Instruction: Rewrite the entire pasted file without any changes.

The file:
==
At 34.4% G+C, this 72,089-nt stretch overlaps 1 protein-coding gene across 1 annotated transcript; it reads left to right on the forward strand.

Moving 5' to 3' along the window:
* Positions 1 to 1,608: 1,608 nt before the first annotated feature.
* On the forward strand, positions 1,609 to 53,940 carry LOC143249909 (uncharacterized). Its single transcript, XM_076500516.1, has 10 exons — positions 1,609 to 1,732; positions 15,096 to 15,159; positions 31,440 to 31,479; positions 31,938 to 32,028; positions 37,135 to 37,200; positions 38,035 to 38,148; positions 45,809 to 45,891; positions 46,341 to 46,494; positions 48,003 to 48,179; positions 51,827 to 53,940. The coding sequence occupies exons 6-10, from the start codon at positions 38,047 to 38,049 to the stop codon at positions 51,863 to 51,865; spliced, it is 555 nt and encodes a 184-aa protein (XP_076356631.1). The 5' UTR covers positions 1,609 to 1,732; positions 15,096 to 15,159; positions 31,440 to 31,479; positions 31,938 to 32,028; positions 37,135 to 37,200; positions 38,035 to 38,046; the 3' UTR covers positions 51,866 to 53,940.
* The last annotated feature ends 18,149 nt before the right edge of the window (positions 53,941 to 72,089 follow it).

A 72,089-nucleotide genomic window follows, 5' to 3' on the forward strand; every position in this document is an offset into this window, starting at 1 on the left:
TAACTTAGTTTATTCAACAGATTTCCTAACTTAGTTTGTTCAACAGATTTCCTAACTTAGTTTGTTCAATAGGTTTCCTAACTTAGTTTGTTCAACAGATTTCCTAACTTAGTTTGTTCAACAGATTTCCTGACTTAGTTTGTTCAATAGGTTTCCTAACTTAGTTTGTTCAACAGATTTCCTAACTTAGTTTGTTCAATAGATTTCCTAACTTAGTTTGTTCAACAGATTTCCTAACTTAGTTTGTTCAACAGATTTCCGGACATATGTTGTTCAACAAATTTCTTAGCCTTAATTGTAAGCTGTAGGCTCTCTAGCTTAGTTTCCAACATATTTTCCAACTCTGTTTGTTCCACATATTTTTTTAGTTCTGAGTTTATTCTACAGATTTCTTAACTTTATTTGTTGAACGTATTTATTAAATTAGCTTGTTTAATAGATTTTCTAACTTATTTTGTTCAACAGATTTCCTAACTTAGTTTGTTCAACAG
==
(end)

At 34.4% G+C, this 72,089-nt stretch overlaps 1 protein-coding gene across 1 annotated transcript; it reads left to right on the forward strand.

Moving 5' to 3' along the window:
* Positions 1 to 1,608: 1,608 nt before the first annotated feature.
* On the forward strand, positions 1,609 to 53,940 carry LOC143249909 (uncharacterized). Its single transcript, XM_076500516.1, has 10 exons — positions 1,609 to 1,732; positions 15,096 to 15,159; positions 31,440 to 31,479; positions 31,938 to 32,028; positions 37,135 to 37,200; positions 38,035 to 38,148; positions 45,809 to 45,891; positions 46,341 to 46,494; positions 48,003 to 48,179; positions 51,827 to 53,940. The coding sequence occupies exons 6-10, from the start codon at positions 38,047 to 38,049 to the stop codon at positions 51,863 to 51,865; spliced, it is 555 nt and encodes a 184-aa protein (XP_076356631.1). The 5' UTR covers positions 1,609 to 1,732; positions 15,096 to 15,159; positions 31,440 to 31,479; positions 31,938 to 32,028; positions 37,135 to 37,200; positions 38,035 to 38,046; the 3' UTR covers positions 51,866 to 53,940.
* The last annotated feature ends 18,149 nt before the right edge of the window (positions 53,941 to 72,089 follow it).

A 72,089-nucleotide genomic window follows, 5' to 3' on the forward strand; every position in this document is an offset into this window, starting at 1 on the left:
TAACTTAGTTTATTCAACAGATTTCCTAACTTAGTTTGTTCAACAGATTTCCTAACTTAGTTTGTTCAATAGGTTTCCTAACTTAGTTTGTTCAACAGATTTCCTAACTTAGTTTGTTCAACAGATTTCCTGACTTAGTTTGTTCAATAGGTTTCCTAACTTAGTTTGTTCAACAGATTTCCTAACTTAGTTTGTTCAATAGATTTCCTAACTTAGTTTGTTCAACAGATTTCCTAACTTAGTTTGTTCAACAGATTTCCGGACATATGTTGTTCAACAAATTTCTTAGCCTTAATTGTAAGCTGTAGGCTCTCTAGCTTAGTTTCCAACATATTTTCCAACTCTGTTTGTTCCACATATTTTTTTAGTTCTGAGTTTATTCTACAGATTTCTTAACTTTATTTGTTGAACGTATTTATTAAATTAGCTTGTTTAATAGATTTTCTAACTTATTTTGTTCAACAGATTTCCTAACTTAGTTTGTTCAACAG